Notes From Rev. Laurie - 9/30/16
And Moses said, “I will turn aside and see this great sight, why the bush is not burnt.” - Exodus 3:3
For twenty or so years I’ve been going on “Franciscan road trips” with my friend Norberta who has authority to lead outings like this because she’s Franciscan nun.
To begin a Franciscan road trip you have to go far enough away from home that you don’t know where you are. This takes Norberta and me almost no time at all because neither of us has a sense of direction. Then, at each intersection, you arbitrarily decide to turn left, right or go straight in the hopes of getting more lost.
I called to ask Norberta if she made this game up or if it’s really some kind of Franciscan formation activity. She said she did make it up, years before I knew her for a Girl Scout troop she led. Since this is the case, I asked if Norberta had made up Franciscan Bible study too, which she also introduced me to many years ago. This she adamantly denied.
A Franciscan Bible study involves opening the Bible at any page, closing your eyes and putting your finger down in it. Wherever you land, that’s where you start reading. I’ve always thought this was a terrible idea because, really, there are parts of the Bible you just don’t want to find yourself lost in without a map.
Even if Norberta made up one, both the Franciscan Road trips and Franciscan Bible Study do reflect the character of their name sake. If you haven’t read some of the stories in Little Flowers of St. Francis, why not try a few in honor of St. Francis Day, which we’ll celebrate this Sunday? You’ll see a theme begin to immerge. For instance:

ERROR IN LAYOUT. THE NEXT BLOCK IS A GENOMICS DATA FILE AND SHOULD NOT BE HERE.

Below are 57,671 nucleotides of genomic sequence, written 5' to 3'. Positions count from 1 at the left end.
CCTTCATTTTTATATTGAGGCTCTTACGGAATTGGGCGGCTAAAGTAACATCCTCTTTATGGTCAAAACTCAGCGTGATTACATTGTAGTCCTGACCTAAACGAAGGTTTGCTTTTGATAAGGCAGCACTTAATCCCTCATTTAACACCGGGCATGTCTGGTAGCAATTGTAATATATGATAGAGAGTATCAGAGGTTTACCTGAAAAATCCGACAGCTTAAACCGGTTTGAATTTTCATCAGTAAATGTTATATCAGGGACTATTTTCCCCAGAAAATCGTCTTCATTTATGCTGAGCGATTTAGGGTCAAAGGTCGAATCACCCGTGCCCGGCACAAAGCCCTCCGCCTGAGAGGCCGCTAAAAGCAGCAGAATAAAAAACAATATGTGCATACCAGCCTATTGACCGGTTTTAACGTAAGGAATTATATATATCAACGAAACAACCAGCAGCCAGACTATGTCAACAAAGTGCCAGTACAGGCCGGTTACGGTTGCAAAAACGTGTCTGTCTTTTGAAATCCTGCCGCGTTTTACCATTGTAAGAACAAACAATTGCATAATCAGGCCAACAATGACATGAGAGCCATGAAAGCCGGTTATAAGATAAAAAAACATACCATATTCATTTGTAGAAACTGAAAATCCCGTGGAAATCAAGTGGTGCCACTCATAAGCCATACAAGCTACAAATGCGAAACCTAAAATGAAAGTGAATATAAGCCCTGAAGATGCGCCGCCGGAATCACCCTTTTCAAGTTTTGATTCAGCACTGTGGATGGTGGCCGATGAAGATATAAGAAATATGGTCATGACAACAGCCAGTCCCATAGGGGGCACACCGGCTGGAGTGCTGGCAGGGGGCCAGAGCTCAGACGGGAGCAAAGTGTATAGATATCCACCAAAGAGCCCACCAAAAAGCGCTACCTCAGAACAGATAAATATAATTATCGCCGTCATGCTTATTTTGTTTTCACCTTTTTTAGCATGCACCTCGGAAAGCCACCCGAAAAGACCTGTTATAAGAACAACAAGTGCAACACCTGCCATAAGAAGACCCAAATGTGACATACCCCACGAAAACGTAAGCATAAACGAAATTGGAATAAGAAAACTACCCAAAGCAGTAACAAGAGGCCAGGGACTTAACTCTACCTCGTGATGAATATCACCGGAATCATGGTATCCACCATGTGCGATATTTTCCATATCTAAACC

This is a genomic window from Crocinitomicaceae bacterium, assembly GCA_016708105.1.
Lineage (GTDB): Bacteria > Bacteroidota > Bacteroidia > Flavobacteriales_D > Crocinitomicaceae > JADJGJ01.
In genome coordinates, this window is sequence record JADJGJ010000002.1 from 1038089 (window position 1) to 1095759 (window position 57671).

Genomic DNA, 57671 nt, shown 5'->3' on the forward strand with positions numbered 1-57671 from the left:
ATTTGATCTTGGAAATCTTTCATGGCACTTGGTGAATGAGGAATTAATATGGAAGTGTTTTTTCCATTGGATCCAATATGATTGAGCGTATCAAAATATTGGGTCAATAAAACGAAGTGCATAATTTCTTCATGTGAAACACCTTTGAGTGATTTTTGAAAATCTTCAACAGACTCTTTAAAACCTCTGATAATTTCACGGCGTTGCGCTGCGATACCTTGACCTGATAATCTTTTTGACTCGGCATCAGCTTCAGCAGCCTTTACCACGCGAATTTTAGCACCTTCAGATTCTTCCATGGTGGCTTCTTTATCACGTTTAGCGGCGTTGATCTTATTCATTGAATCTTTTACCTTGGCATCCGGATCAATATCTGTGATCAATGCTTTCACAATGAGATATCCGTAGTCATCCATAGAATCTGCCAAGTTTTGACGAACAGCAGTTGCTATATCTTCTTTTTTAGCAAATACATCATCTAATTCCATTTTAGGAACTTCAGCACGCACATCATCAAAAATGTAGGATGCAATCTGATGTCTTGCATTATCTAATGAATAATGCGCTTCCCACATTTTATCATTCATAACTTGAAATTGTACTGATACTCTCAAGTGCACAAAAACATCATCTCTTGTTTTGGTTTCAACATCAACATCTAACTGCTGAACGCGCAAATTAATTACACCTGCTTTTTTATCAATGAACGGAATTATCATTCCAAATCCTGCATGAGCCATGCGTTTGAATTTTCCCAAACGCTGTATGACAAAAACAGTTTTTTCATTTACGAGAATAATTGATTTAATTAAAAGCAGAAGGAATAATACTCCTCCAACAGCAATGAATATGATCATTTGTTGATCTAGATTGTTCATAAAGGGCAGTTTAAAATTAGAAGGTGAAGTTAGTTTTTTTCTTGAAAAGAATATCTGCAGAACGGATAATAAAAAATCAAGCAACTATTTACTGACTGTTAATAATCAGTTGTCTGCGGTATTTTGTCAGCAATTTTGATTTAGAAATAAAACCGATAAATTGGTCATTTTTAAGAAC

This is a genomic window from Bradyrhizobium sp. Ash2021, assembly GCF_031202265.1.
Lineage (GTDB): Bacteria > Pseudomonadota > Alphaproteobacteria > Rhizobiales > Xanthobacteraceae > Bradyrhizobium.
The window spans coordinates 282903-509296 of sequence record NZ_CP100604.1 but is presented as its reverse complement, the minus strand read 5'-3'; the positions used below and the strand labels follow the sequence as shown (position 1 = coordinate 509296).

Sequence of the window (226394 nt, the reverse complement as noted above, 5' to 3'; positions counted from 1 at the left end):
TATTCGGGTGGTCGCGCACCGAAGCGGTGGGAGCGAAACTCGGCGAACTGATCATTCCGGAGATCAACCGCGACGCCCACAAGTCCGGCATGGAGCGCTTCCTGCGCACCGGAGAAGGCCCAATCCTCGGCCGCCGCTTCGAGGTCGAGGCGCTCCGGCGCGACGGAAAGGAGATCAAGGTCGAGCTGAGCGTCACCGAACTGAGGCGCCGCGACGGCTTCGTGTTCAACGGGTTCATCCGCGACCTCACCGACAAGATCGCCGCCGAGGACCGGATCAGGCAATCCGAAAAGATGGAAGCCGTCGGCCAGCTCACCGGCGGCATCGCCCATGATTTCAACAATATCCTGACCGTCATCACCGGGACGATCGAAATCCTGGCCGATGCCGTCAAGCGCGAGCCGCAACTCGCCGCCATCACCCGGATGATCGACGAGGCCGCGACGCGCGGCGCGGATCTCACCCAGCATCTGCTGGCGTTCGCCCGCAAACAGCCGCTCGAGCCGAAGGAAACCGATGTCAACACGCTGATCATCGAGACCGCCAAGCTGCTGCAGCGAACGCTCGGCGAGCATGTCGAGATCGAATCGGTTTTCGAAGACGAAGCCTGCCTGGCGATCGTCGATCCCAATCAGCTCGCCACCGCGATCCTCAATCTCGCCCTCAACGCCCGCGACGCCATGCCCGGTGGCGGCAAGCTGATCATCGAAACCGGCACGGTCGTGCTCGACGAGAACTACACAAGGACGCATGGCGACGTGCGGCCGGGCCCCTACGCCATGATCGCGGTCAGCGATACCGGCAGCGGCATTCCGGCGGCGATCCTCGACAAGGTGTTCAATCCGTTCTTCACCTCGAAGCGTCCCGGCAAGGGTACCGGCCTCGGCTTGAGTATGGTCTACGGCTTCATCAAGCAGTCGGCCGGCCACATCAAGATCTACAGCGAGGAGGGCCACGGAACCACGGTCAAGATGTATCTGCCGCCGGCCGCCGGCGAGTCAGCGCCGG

Francis was supposed to take over the family fabric business. Instead, he sold his father’s expensive silk and satin and used the money to repair a broken down old church. Once, while he was walking he saw a flock of birds in a field, so he veered off the road into the weeds and preached to them. When he wasn’t preaching to birds, Francis went from town to town interrupting people from going about their business to beg for alms. It would seem that when Francis wasn’t getting sidetracked himself he was busy sidetracking everyone else.
At Bible study on Tuesday mornings we’ve been reading Exodus. One of the things that caught our imaginations this week is chapter three, which begins with Moses acting like a responsible husband and father by tending his father-in-law’s sheep. While he’s leading them to greenery, out of the corner of his eye he sees a burning shrub. The text is careful to say that Moses turns aside to find out why even though this bush was burning it wasn’t consumed. Why didn’t he assume it was just a brush fire and keep going? Wasn’t his wife expecting back before dark?
You could say it’s at this moment that Moses leaves the path in front of him and never comes back.
St. Francis and Moses share a propensity for holy distraction. Do you think it’s possible that drawing nearer to God means being a little less responsible, inviting interruption and being amenable to veering off the path?
Where do you think you’d wind up if you allowed yourself to get side tracked by God today?
Perhaps it would be fun to let God take you on a Franciscan road trip and find out.
See you Sunday,
Rev. Laurie Jean Wurm